Publish your balance

We use a spreadsheet to track our balance. It also shows the history. Here’s how it looks like:

Screenshot of a Google Spreadsheet. Columns show the three responsibilities for each team member. Rows show the weeks. Cells show the hours spent, and are colored red and green to indicate, if the minimum hours have been reached.

Spreadsheet showing team members balance over a few weeks

For each week, you put the numbers that you spend on each responsibility. As soon as you go above 5, the cell turns green: You’re good!

What it does nicely, is show patterns: For example, Dakila (yes, a male name) often does not spend enough time on self-improvement. Maybe he’s feeling too much pressure to get features done, or just does not know what to learn or improve. Seeing this gives him the opportunity to ask for help, and helps me offering it.

And yes, everyone can see everyone’s numbers. A bit of group pressure helps us balancing.

Argh, are you time-tracking??

Nope, it’s the aggregate over one weekโ€”and actually anybody can enter whatever they want, no restrictions. How hours are assigned, how they are rounded up or down, it’s all in the hands of each team member. (In fact, you can edit everyone else’s numbers, too. ๐Ÿ™‚ )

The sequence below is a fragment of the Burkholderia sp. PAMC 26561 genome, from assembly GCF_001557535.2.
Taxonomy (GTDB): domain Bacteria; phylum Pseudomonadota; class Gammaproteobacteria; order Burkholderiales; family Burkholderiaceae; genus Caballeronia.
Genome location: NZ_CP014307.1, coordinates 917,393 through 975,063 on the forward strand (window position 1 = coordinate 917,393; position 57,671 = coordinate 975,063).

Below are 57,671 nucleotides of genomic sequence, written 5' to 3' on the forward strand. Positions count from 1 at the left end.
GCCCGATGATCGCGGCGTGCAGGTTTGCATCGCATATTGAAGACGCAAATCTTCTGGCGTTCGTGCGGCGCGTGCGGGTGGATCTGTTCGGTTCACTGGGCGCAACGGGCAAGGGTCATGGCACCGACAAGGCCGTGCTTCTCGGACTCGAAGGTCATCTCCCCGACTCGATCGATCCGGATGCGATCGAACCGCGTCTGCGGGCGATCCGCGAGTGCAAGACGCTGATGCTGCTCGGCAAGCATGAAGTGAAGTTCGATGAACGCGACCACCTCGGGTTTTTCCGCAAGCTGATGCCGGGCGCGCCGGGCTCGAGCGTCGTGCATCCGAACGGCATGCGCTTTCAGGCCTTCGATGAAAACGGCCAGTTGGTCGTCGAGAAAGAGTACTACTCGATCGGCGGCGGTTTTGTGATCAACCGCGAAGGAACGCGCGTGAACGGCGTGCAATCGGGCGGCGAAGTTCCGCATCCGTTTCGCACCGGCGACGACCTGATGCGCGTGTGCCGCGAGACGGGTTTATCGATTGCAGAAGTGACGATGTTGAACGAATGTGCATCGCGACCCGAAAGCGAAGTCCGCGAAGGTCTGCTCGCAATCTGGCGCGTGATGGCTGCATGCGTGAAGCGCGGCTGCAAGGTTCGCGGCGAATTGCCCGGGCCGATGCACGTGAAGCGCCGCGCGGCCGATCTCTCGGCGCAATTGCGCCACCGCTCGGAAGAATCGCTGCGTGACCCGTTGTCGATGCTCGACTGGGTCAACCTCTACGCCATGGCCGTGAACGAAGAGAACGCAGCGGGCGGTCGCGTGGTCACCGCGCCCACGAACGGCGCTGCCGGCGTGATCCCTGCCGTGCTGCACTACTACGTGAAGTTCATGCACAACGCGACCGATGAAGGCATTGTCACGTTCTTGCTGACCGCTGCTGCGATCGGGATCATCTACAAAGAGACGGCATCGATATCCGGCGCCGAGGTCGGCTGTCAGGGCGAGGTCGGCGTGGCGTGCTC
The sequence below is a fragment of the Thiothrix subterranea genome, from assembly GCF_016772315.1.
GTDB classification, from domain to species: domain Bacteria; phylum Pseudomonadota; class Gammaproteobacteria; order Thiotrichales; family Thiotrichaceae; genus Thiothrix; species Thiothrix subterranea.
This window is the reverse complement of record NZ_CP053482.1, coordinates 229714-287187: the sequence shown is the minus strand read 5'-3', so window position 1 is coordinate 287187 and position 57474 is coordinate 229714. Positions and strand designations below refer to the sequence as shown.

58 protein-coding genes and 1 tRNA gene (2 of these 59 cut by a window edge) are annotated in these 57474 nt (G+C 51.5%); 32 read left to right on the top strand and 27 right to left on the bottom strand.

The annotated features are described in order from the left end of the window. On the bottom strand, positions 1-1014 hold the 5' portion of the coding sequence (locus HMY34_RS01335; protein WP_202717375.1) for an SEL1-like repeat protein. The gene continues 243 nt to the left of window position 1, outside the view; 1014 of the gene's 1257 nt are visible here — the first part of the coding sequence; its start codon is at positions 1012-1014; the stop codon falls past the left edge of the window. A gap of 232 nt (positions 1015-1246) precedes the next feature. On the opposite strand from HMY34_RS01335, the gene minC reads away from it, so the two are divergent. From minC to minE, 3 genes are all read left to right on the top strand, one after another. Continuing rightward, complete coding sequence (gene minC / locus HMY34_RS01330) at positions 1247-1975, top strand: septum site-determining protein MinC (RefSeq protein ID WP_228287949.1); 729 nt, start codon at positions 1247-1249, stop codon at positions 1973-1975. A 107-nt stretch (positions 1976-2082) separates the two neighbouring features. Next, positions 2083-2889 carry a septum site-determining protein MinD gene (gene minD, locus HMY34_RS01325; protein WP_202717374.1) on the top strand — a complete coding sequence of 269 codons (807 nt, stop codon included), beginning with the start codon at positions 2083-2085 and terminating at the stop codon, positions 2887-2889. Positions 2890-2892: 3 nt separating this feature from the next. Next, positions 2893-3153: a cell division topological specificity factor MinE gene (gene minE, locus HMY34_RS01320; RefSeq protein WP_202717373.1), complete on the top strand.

Who controls that nobody is cheating?

No one. I certainly don’t want to. And it would be pointless, really. The balancing is an invitation to every team member to improve themselves. If someone does not want to explore that at all, there’s an attitude problem and correct numbers won’t make a difference.

Instead, I believe that people who want to improve themselves (everyone on the team) have no reason to enter wrong numbers, as the only consequence would be that they

So how do you balance things?

Let’s say it’s Wednesday, and you notice that you haven’t done anything for yourself. Well, then that’s an excellent point in time to look at your personal backlog or ask someone for suggestions. If you’re low on the Customer responsibility, then Avner, our Product Owner, is happy to help you. For Stamina, we keep a backlog in our GitHub project, where we collect issues that cost us time repeatedly, that we should improve or that we would benefit from. If you’re low on Stamina, you grab one of those.

That means, everyone is free to choose how they spend their time, and it works because we all know the current priorities and deadlines, while this process here forces us to โ€ฆ balance things out. ๐Ÿ™‚

Tips & Learnings for trying this

Here are some thoughts and tips if you want to try it out.

  • Publishing really helps. Creates visibility and therefore some gentle group pressure. Take pains to make sure it can’t be construed as tracking or micro-management. (Don’t include it in any performance review.)
  • It’s not easy to start filling in the numbers regularly. Reminders during Daily Standup help with that. For us, the moderator of our Daily Standup reminds everyone to balance things out. The trick of attaching one habit (fill in balancing numbers) to another one (do the Daily Standup).

Let me know if you have comments or questions. ๐Ÿ™‚